10. marcochacon says:

    Portal, indeed, does everything HL / HL 2 did–but with more economy. I agree with the first respondent that where Half-Life set itself apart was in the opening credit sequence. Computer games usually put their credits at the end: in this case we had credits up-front and it told me, even subliminally, that the creators felt they had something special here.

    Indeed they did.


  11. You’ve played MYST I trust?

    • Todd says:

      I have not. At the time Mystcame out, I was looking only for first-person shooters. I should probably investigate it.

      • By all means, do so. I suggest finding the recent DVD version with updated CGI.

        The game and story are engrossing. So much so, in fact, that you’ll never notice that you haven’t shot or blown up anything.


  12. teamwak says:

    I’m an occasional gamer myself. The games only that I play are Tomb Raider and Resident Evil.

    Both made pretty shitty movies, but both were amazing games. With real story and locations. RE is moves from a deserted mansion, into a whole deserted (but occasionally zombie filled) city. Familiar locations like the police station and the hospital really add to the terror.

    And Tomb Raider was like living your own Indy or Romancing the Stone adventure. Why the producers ditched the elements from both movies that made them great, I’ll never know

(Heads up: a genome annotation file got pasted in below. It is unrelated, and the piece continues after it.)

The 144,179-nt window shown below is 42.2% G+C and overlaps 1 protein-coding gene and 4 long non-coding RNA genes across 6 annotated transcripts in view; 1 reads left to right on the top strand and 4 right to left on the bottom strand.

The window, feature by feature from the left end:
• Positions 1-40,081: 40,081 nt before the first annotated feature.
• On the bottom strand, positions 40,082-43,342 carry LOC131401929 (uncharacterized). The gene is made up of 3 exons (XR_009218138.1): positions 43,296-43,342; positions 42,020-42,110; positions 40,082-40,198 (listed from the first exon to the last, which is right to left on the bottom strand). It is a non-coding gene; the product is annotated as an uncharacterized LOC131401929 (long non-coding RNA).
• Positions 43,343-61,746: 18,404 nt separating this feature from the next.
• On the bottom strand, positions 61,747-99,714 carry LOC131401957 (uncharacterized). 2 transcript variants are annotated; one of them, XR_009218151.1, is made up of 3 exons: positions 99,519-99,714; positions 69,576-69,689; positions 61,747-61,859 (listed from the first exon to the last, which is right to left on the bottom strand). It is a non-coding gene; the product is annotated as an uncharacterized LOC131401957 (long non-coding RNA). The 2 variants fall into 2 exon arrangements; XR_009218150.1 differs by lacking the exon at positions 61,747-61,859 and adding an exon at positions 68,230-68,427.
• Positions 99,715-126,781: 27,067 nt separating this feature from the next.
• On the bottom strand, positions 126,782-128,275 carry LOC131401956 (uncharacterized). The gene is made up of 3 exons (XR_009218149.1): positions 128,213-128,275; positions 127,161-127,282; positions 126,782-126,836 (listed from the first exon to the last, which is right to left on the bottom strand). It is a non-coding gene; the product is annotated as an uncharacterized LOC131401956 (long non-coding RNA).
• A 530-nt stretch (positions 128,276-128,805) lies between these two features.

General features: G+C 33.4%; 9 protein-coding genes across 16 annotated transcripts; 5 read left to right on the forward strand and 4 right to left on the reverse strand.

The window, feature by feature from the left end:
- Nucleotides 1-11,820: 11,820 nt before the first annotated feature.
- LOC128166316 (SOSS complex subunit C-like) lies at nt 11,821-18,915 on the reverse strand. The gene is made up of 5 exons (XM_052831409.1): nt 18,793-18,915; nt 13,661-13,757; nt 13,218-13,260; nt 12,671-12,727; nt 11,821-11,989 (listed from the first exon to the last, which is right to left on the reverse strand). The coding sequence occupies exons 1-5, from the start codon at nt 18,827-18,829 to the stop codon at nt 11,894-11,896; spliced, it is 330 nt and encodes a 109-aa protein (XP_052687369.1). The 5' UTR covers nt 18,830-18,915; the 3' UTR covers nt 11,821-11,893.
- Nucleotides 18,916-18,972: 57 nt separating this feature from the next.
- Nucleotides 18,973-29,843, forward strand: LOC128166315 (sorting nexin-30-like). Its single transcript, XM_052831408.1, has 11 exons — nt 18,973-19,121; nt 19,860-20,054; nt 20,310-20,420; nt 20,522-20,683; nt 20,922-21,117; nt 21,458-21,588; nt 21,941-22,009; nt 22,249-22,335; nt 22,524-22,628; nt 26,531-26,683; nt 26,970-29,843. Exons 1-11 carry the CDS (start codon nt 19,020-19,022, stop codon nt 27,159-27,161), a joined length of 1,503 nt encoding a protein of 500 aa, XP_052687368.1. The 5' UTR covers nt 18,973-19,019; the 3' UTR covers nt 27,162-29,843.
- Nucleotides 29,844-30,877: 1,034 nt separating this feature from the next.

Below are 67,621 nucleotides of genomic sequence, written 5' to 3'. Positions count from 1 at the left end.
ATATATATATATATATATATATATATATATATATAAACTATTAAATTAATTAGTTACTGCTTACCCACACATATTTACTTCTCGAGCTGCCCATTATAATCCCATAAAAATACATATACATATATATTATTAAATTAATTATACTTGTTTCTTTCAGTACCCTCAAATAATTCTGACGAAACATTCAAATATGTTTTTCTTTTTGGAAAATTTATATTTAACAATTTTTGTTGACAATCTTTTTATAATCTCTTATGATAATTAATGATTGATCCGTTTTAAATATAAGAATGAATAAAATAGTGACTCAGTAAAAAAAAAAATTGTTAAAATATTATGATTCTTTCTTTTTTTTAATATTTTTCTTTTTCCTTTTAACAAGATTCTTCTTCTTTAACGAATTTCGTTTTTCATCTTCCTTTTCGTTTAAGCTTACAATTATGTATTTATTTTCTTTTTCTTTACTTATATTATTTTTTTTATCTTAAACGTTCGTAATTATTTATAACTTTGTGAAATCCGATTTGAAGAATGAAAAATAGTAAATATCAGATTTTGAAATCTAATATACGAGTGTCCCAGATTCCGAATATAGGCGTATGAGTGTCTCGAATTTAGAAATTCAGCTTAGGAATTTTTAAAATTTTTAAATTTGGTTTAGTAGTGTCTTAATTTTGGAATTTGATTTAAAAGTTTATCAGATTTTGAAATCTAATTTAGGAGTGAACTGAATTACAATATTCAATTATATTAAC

• Todd says:

      I played Tomb Raider for years, but the movies were so bad they actually made me stop playing the games — surely not the game designers’ intent.

  13. jstrocel says:

    If you manage to get yourself a PS2 or variation thereof, you can do worse than pick yourself up a copy of the Metal Gear Solid Trilogy. No series has caused more debate on how story in a game should be handled.

    • mimitabu says:

      i definitely second the metal gear series, preferably starting with metal gear solid on playstation, then 2 and 3 on the ps2 (all 3 can be played on the ps2 or ps3, with mgs4 coming out on ps3 soon).

      basically, the story tries to get the gamer to question war, and question the motivations behind playing games simulating war. at the same time, there’s great tension from the stealth-oriented gameplay (with pretty good to excellent battle sequences), ambiguous homo eroticism that has spawned many an internet debate and many laughs from me while thinking about the director of the game, lots of political commentary (mainly left-leaning), beautiful backgrounds, etc.

      mgs3 is probably the best (i especially like the long drawn out sniper duel that, to me, felt like a whole new way of playing action games). all 3 of the games have always interested me in that hideo kojima (above mentioned director who loves including main characters with minutely detailed buttocks) seems to have a real grasp of how to make puzzle games a la 80s NES games… but somehow transfers that dynamic to 3d, RPG-esque adventure.

      i think you’d find all 3 games both interesting and enjoyable. hah, i can also picture your response to the point in mgs2 when the game suddenly decides it’s time to sit you down and explain backstory for a good hour. that moment merits a writer’s workship-ish livejournal post all on its own, it’s such a spectacular failure.